Employee or an Independent Contractor?

Individuals may be considered to be employees, contractors or in some cases both. The determination may make a difference as to what law applies to their situation.

The Court will often impose its view of the nature of the relationship irrespective of what the parties have thought or agreed. Often, even when a written contract states that one of the parties is an independent contractor, the Court may determine that they are in fact an employee for the purposes of employment law.

As a result, employers may be required to pay reasonable notice or other unanticipated consequences.

Wrongful Dismissal and Cause:

The relationship between an employer and employee is a type of contract.

In our democratic and capitalist society, the law wishes to ensure that employees have jobs which provide a source of income (to spend). Conversely, the law wants to ensure that employers (who provide those jobs) are flexible, and profitable. Accordingly, employees should not lose their positions of employment without a very good reason or without notice that their jobs will end. This ensures that, as much as possible, individuals have a continuous income from employment even in transitioning to a new position and a new employer.

Employers must have a legitimate reason to dismiss their employees for “just cause.” That is, the employee must have done something wrong and improper which amounts to a breach of the contract. In this case, employers do not owe an employee any monies or notice.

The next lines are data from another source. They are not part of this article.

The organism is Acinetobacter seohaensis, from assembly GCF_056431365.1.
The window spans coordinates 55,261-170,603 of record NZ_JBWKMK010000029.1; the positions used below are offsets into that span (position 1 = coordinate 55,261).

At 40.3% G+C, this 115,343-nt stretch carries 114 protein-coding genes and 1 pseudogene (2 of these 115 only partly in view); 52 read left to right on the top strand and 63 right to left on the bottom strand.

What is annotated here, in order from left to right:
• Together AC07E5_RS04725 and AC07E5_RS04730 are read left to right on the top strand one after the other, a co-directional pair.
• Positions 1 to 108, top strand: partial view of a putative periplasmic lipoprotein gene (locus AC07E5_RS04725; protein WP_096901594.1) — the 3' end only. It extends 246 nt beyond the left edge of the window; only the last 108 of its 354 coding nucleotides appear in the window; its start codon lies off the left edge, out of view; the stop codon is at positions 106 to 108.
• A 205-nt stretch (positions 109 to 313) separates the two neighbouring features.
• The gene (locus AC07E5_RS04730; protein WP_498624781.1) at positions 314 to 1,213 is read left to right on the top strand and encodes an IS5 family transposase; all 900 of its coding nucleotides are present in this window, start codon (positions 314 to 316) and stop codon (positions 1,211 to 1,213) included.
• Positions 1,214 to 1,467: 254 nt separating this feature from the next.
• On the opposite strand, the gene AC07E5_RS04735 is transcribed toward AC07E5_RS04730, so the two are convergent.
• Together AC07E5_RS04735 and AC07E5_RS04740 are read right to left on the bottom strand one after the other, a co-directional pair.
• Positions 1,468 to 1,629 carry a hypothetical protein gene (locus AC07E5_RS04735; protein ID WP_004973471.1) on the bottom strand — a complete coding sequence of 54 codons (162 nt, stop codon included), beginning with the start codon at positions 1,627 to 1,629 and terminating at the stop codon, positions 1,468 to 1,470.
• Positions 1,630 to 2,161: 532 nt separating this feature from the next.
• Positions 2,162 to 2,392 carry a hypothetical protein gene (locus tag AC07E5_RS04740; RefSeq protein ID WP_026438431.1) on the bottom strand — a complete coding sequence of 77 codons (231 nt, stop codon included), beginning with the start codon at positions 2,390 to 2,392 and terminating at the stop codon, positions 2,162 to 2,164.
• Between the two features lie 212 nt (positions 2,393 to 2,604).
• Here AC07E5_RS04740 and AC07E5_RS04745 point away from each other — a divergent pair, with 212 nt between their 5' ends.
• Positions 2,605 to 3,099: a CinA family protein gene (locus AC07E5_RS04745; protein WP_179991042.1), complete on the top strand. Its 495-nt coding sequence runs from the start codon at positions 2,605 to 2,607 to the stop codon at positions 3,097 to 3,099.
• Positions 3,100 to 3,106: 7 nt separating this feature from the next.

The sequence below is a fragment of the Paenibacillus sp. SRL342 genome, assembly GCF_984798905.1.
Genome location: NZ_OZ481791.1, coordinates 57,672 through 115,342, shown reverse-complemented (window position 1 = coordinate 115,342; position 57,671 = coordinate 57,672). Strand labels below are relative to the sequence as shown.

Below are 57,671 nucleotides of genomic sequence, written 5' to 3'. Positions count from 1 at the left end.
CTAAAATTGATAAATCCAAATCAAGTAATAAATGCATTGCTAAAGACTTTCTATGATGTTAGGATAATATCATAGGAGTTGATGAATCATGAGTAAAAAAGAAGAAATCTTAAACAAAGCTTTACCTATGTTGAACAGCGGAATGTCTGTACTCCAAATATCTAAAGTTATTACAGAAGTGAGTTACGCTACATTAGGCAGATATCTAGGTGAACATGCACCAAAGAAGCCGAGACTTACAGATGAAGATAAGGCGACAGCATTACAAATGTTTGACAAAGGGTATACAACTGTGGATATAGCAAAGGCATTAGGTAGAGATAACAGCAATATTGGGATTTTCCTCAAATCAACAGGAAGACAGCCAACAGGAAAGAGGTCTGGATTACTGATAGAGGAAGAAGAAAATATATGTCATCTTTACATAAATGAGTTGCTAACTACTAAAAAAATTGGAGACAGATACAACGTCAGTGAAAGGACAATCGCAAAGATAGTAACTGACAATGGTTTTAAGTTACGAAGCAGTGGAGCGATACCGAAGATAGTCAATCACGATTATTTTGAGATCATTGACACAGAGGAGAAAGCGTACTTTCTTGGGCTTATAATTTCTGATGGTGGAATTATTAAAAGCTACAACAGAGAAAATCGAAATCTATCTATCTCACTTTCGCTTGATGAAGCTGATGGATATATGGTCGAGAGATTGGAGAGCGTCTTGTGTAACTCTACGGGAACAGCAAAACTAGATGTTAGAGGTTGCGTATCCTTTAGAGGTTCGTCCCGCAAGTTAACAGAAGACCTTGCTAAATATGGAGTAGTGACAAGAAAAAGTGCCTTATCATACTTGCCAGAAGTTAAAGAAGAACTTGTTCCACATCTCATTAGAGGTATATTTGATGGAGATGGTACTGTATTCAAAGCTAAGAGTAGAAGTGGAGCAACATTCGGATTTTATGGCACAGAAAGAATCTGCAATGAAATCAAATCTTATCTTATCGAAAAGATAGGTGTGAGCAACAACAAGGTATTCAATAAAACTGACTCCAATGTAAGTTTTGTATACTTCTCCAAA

If an Employer wants or needs to dismiss a perfectly good employee due to the Employer’s own business reasons, this type of breach may be known as a “wrongful dismissal”. Employers must comply with Canadian employment law requirements concerning how they deal with their employees during and after dismissal. Employers may be sued and the former employees may be awarded monies for the failure of the employer to provide “reasonable notice” and not having “just cause” for dismissal.

The amount of reasonable notice or money in lieu of that notice to which an employee will be entitled varies depending upon factors such as: age, length of service and others.

Constructive Dismissal:

Constructive dismissal is a concept concerning situations where an employee has not been dismissed but the terms of their employment have been change significantly by the Employer, without the consent of the employee. The change may relate to: among other things, compensation, or the employee’s duties. In such a case, eventhough an Employee may quit, he or she will be viewed by the Court as having been wrongfully dismissed.

Human Rights:

Ontario (the Ontario Human Rights Code, R.S.O 1990, as amended) prohibits discrimination on the basis of sex, gender, age, national origin, sexual orientation, and medical handicaps (conditions). Recent changes in the legislation means that an individual can now sue for these sorts of claims rather than applying to the Human Rights Tribunal. As a result, the remedies for these types of claims may now be broader, and obtained more quickly than in the past.

Competition Agreements, and Non-Solicitation Agreements:

These clauses attempt to limit the employee’s ability to work in the same area or industry as the employer or to solicit the employer’s customers once they leave their employment. The Court in Ontario has been very reluctant to restrict the ability of an employee to earn a living and as a result they have “struck down” or refused to enforce non-competition clauses in employment Non-solicitation clauses are generally enforceable, provided they are restrictive in scope.

A great deal of skill is required in drafting these clauses to ensure that they are enforceable.

Long Term Disability

Long Term Disability (LTD) usually insures any income and is usually part of a group benefits package supplied by employers. Employers have been found liable for providing long-term disability benefits to employees terminated before or while they experienced a disability.